The Be Loud! Sophie Foundation

We partner with UNC’s Lineberger Comprehensive Cancer Center on three approaches to give adolescents and young adults (AYAs) living with cancer a greater sense of independence, dignity and identity.  As part of this partnership, the Be Loud! Sophie Foundation funds the first AYA program director at UNC, which is also one of the first in the nation. Lauren Lux, a Licensed Clinical Social Worker, is the director of this program and leads the following efforts:


With colleagues from across the hospital, Lauren is building a comprehensive program to provide developmentally appropriate support to adolescents and young adults living with cancer. This program takes a variety of forms, all designed to respond to a patient’s individual needs:

Lauren Lux, a Licensed Clinical Social Worker, is the AYA Program Director at UNC Hospitals

Lauren Lux, a Licensed Clinical Social Worker, is the AYA Program Director at UNC Hospitals

Offer one-on-one support.  Many AYAs are alone in the hospital for long periods of time. Lauren spends time with patients during such stays and in the outpatient clinic, developing relationships with them, talking with them about anything that’s on their mind, joining them in activities they enjoy (e.g., walking, visiting the Teen Center, watching movies, playing pool) all in an effort to help maintain their sense of independence, dignity and identity;

Provide access to complementary medical approaches.  Lauren arranges for AYAs to have access to complementary medical approaches that interest them — activities such as massage, yoga, acupuncture and meditation;

Identify resources.  Lauren identifies resources specific to this age group such as websites to connect with other AYAs, directions for creating a blog, and information about a wide variety of age-appropriate community resources;

Organize events and programming.  Lauren organizes regular events and programming that promote peer support and healthy adolescent and young adult development. She designs them specifically for this age group and tailors them to meet individual needs and interests — for a dancer, this might mean a modified dance class in the hospital; for a musician, it can be regularly connecting with a college student who plays the same instrument; and for an athlete, it can be visits and personalized training opportunities with UNC student athletes;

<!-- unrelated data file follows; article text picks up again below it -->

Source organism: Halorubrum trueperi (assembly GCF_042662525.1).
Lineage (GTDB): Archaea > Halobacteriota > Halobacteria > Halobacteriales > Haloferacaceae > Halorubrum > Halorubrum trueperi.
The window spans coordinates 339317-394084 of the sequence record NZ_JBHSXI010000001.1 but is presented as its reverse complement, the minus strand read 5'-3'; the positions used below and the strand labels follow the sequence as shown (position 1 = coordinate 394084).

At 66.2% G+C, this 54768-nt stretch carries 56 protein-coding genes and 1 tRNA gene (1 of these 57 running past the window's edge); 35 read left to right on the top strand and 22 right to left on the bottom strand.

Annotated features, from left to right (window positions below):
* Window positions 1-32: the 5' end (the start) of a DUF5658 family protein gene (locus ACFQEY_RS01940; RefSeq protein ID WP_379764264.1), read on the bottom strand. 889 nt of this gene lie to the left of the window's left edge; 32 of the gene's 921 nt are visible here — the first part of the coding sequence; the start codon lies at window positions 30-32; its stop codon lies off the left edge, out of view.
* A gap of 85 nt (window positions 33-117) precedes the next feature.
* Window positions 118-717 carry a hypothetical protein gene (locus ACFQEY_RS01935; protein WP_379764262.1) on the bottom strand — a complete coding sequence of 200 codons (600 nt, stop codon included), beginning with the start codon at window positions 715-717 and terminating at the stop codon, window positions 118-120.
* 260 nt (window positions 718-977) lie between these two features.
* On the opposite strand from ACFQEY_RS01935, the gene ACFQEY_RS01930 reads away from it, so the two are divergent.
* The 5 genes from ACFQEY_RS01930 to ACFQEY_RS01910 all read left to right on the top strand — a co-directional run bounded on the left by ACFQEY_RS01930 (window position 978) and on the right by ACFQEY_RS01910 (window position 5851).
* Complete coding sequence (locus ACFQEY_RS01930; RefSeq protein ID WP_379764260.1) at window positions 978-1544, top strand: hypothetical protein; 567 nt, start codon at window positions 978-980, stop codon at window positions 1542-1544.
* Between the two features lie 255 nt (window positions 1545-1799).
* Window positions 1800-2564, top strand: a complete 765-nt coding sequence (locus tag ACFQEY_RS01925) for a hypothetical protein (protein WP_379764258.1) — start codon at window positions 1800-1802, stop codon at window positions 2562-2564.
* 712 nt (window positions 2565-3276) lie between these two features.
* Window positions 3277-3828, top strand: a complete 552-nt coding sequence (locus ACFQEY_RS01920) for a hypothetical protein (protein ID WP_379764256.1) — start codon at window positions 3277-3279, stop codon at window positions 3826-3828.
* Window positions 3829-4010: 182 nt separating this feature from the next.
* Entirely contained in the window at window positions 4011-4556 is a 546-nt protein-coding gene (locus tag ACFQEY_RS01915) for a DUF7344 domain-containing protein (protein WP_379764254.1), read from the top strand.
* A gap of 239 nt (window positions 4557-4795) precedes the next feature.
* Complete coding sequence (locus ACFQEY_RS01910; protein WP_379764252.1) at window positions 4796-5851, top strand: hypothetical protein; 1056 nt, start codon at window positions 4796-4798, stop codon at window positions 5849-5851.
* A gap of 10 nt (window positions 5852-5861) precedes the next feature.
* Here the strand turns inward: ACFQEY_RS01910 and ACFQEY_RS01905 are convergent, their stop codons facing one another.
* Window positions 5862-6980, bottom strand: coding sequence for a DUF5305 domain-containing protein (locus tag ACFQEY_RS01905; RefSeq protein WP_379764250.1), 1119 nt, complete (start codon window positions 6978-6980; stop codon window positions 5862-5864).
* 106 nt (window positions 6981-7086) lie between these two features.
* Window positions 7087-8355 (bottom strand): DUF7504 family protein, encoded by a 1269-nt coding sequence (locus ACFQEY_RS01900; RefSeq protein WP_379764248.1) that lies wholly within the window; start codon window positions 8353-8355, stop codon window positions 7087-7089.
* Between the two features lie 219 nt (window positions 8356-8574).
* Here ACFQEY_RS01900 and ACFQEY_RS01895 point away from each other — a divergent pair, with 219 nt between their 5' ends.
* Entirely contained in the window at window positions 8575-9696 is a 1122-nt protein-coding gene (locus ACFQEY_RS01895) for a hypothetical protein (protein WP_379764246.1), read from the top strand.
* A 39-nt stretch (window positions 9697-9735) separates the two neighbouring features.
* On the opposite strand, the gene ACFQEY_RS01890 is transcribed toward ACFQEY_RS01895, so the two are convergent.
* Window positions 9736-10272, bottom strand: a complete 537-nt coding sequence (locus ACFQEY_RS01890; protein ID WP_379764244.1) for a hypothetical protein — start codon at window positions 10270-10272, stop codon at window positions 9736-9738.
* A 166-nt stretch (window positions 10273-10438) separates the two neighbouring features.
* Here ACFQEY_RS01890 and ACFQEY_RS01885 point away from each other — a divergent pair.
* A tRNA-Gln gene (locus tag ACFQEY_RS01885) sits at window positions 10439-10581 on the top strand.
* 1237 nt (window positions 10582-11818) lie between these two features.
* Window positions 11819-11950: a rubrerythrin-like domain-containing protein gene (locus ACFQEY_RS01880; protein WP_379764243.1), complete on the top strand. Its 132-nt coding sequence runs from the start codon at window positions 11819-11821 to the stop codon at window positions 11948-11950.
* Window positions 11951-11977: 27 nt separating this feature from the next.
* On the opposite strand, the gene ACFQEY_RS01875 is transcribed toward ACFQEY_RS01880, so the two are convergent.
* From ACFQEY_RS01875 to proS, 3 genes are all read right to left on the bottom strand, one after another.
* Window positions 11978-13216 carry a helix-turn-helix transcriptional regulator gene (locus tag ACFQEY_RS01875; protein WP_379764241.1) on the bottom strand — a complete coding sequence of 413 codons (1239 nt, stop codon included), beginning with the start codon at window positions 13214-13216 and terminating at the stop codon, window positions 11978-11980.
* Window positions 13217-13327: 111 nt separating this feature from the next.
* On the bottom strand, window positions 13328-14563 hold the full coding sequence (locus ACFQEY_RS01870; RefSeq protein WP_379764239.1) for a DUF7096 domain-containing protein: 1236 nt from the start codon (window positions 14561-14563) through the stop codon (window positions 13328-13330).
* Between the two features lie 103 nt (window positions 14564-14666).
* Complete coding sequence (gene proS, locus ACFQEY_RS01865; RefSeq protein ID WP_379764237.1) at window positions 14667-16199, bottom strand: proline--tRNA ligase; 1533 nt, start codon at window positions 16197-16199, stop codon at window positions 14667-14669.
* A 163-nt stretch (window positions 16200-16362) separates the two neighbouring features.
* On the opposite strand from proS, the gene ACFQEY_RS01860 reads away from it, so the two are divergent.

Offer services to caregivers and siblings.  If family members are given the physical and emotional support they need, they can in turn support their adolescent and young adult relatives with more energy and attention.


The oncology world is becoming more and more focused on medical and psychosocial outcomes of adolescents and young adults and UNC is at the forefront of this effort. Lauren works with clinicians and researchers to:

Ensure patients understand their options for clinical trials.  Lauren partners with a variety of staff to ensure that patients are aware of their options to join in clinical trial research. Each new patient receives resources about clinical trials in order to be able to make informed decisions about their care;

Collaborate across UNC and with national and international organizations to conduct research.  This research studies the impact that various age-appropriate resources and non-clinical supports have on the adolescent and young adult patient experience.


Recognizing that adolescents and young adults have unique developmental needs, Lauren and Be Loud! work with UNC Hospitals to modify policies in the following areas:

Give independence.  Wherever possible, give adolescents and young adults more freedom to move around the hospital as well as information about places that they might enjoy such as the Teen Center, the Starbucks patio, the labyrinth, and the chapels;

Maintain privacy wherever possible.  Minimize disruptions during the day, allow adolescents and young adults to opt out of supports that don’t meet their needs, block out time during the day when only nurses and doctors can enter, and install privacy screens within hospital rooms;

Provide options for room decor.  Attend to the unique needs of adolescents and young adults by allowing them to modify their room to fit their taste and interests wherever possible. Funds are available to maintain a supply of age-appropriate decor—lamps, posters, bedspreads, and other decorative elements.  In most cases, patients are able to keep the items;

Increase interactions.  Adolescents and young adults consistently report that having unstructured interactions with peers going through what they are going through and not feeling isolated and lonely amid much younger or older patients makes a huge difference in their treatment experience;

Fund training for healthcare providers.  The program funds hospital staff to attend workshops and other training opportunities in complementary approaches such as restorative yoga, massage and meditation.

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